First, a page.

Bookmark and Share

More press releases

For Immediate Release, April 15, 2008


Jonathan Evans, Center for Biological Diversity, (213) 598-1466
Drew Feldmann, San Bernardino Valley Audubon Society, (909) 881-6081
Steven Farrell, Sierra Club-San Gorgonio Chapter, (661) 449 2867

Southern California Climate Change Cases Win Award
Conservation Groups and State Tie Greenhouse Gases to Sprawl

LOS ANGELES— Conservation groups in California’s Inland Empire and the Attorney General’s office have been given an environmental award for their work to address climate change in land-use decisions. The award focused on a landmark settlement to reduce greenhouse gases and improve conservation in San Bernardino County.

Despite formal comments filed by the state of California and conservation groups, the county ignored laws to address global warming, wildlife protection, and public safety in its long-range plans. A legal challenge was first filed by the Center for Biological Diversity, Sierra Club, and San Bernardino Valley Audubon Society, and a day later by Attorney General Jerry Brown.

“The two lawsuits and the Attorney General’s settlement with San Bernardino County serve as a wake-up call for local governments and developers: greenhouse gas emissions and climate change must be addressed,” read the award granted by Environment Now. The settlement dramatically changed environmental review in California. For example, in 2006 only two environmental reviews addressed greenhouse gas emissions and climate change, but in 2007 more than 220 did.

“Given the impact that this action will have on California, this could be well be the most important conservation action our chapter has done in its 60-year history,” said Drew Feldman, president of the San Bernardino Valley Audubon Society.

“More sprawl and big-box strip malls are no way to solve the climate crisis,” said Jonathan Evans with the Center for Biological Diversity. “Global warming is already affecting San Bernardino, through increased wildfires and drought, and we have to plan for this.”

It was no coincidence the lawsuits targeted San Bernardino County. San Bernardino is the largest county in the contiguous United States, larger in area than the states of Massachusetts, Connecticut, Rhode Island, and Delaware combined. Most of the explosive growth in the county will rely on cars and trucks driven by a single driver releasing increasing amounts of greenhouse gas pollution. All three conservation groups have offices in San Bernardino County.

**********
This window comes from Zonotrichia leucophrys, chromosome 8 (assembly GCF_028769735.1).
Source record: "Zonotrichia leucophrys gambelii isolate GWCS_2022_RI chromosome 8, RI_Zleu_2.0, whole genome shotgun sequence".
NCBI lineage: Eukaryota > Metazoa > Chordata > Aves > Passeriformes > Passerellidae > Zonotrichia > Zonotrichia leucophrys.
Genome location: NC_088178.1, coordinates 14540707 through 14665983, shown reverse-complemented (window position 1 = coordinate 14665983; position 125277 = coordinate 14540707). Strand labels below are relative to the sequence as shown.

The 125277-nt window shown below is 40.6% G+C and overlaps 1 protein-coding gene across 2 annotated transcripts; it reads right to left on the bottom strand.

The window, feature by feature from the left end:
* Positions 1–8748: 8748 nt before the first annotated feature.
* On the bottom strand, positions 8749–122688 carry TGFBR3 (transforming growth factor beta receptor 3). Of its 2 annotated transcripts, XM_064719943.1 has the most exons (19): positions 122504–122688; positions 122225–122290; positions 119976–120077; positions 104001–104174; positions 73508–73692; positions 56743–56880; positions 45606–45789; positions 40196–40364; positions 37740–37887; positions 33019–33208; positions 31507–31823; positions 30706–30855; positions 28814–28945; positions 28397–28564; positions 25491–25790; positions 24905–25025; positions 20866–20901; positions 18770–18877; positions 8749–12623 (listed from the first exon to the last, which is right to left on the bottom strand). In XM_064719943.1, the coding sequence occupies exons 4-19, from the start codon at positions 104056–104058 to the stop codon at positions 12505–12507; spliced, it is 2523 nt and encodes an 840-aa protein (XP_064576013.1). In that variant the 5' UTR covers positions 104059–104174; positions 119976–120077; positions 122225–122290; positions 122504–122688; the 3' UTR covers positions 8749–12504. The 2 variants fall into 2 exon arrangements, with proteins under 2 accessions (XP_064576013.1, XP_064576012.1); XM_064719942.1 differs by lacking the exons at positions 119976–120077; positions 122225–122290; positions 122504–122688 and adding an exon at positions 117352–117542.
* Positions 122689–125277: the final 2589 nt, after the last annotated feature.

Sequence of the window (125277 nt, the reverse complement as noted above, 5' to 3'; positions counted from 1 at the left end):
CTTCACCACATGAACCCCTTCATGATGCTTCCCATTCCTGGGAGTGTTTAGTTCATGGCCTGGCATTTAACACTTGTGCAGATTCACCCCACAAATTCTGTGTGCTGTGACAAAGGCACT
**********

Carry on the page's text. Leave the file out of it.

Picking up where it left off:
“It is exceedingly gratifying to hear San Bernardino County leaders finally accepting the importance of direct local actions in the worldwide effort to address our global warming crisis,” said Steven Farrell of the Sierra Club, San Gorgonio chapter. “We look forward now to going beyond the words of acknowledgment to get down to the real work of developing policies that will protect our future quality of life. We are optimistic that the County will soon commit to an open process and to collaborative public participation as they search for responsible solutions.”

For a copy of Environment Now’s 2007 Top Achievements Report and other 2007 environmental awards click here. For more on the campaign by the Center for Biological Diversity to require development plans to address global warming, click here.

The Center for Biological Diversity is a nonprofit conservation organization with more than 40,000 members dedicated to the protection of endangered species and wild

The San Bernardino Valley Audubon Society advocates for protection of wildlife and habitat throughout Riverside and San Bernardino Counties. 

The Sierra Club is dedicated to the conservation and preservation of the nation's natural resources.

Environment Now is a private nonprofit foundation dedicated to creating measurably effective environmental programs to protect and restore California's environment.

Go back